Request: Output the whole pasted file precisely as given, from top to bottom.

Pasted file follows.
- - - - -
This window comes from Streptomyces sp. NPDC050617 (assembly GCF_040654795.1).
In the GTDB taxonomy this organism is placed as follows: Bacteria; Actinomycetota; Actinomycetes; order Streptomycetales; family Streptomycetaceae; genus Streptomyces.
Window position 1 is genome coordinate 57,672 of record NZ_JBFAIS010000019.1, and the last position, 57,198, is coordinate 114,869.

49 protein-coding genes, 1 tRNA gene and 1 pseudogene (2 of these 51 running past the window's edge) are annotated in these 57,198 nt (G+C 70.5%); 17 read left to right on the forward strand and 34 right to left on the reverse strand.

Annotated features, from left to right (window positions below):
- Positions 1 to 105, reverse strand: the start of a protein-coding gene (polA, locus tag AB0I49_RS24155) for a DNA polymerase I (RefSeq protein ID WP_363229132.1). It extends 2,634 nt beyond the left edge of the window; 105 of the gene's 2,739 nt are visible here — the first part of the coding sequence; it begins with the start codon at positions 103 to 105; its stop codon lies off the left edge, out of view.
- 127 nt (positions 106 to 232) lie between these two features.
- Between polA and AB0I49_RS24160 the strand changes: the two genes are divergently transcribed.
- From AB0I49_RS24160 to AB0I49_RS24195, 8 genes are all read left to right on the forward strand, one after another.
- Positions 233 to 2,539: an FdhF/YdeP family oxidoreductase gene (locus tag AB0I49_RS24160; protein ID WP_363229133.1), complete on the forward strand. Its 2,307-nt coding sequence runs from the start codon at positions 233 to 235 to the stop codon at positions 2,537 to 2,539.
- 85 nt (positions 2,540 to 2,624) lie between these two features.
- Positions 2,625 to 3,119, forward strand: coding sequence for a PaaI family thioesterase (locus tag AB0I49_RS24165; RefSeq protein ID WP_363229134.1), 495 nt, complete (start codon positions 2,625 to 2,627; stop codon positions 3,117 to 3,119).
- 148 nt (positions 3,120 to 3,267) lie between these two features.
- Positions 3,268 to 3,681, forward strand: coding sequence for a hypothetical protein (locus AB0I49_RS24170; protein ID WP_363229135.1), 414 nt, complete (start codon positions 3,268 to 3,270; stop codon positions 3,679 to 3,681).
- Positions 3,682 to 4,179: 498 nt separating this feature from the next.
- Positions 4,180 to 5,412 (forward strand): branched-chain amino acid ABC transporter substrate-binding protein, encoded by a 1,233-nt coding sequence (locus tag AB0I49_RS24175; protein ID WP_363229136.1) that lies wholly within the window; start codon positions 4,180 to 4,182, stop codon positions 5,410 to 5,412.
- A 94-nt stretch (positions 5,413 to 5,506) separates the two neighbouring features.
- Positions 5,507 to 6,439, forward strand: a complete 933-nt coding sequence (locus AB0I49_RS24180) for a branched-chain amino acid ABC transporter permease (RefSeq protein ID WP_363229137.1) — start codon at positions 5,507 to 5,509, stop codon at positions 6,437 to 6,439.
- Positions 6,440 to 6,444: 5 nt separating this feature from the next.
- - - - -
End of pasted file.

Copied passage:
This window comes from Streptomyces sp. NPDC050617 (assembly GCF_040654795.1).
In the GTDB taxonomy this organism is placed as follows: Bacteria; Actinomycetota; Actinomycetes; order Streptomycetales; family Streptomycetaceae; genus Streptomyces.
Window position 1 is genome coordinate 57,672 of record NZ_JBFAIS010000019.1, and the last position, 57,198, is coordinate 114,869.

49 protein-coding genes, 1 tRNA gene and 1 pseudogene (2 of these 51 running past the window's edge) are annotated in these 57,198 nt (G+C 70.5%); 17 read left to right on the forward strand and 34 right to left on the reverse strand.

Annotated features, from left to right (window positions below):
- Positions 1 to 105, reverse strand: the start of a protein-coding gene (polA, locus tag AB0I49_RS24155) for a DNA polymerase I (RefSeq protein ID WP_363229132.1). It extends 2,634 nt beyond the left edge of the window; 105 of the gene's 2,739 nt are visible here — the first part of the coding sequence; it begins with the start codon at positions 103 to 105; its stop codon lies off the left edge, out of view.
- 127 nt (positions 106 to 232) lie between these two features.
- Between polA and AB0I49_RS24160 the strand changes: the two genes are divergently transcribed.
- From AB0I49_RS24160 to AB0I49_RS24195, 8 genes are all read left to right on the forward strand, one after another.
- Positions 233 to 2,539: an FdhF/YdeP family oxidoreductase gene (locus tag AB0I49_RS24160; protein ID WP_363229133.1), complete on the forward strand. Its 2,307-nt coding sequence runs from the start codon at positions 233 to 235 to the stop codon at positions 2,537 to 2,539.
- 85 nt (positions 2,540 to 2,624) lie between these two features.
- Positions 2,625 to 3,119, forward strand: coding sequence for a PaaI family thioesterase (locus tag AB0I49_RS24165; RefSeq protein ID WP_363229134.1), 495 nt, complete (start codon positions 2,625 to 2,627; stop codon positions 3,117 to 3,119).
- 148 nt (positions 3,120 to 3,267) lie between these two features.
- Positions 3,268 to 3,681, forward strand: coding sequence for a hypothetical protein (locus AB0I49_RS24170; protein ID WP_363229135.1), 414 nt, complete (start codon positions 3,268 to 3,270; stop codon positions 3,679 to 3,681).
- Positions 3,682 to 4,179: 498 nt separating this feature from the next.
- Positions 4,180 to 5,412 (forward strand): branched-chain amino acid ABC transporter substrate-binding protein, encoded by a 1,233-nt coding sequence (locus tag AB0I49_RS24175; protein ID WP_363229136.1) that lies wholly within the window; start codon positions 4,180 to 4,182, stop codon positions 5,410 to 5,412.
- A 94-nt stretch (positions 5,413 to 5,506) separates the two neighbouring features.
- Positions 5,507 to 6,439, forward strand: a complete 933-nt coding sequence (locus AB0I49_RS24180) for a branched-chain amino acid ABC transporter permease (RefSeq protein ID WP_363229137.1) — start codon at positions 5,507 to 5,509, stop codon at positions 6,437 to 6,439.
- Positions 6,440 to 6,444: 5 nt separating this feature from the next.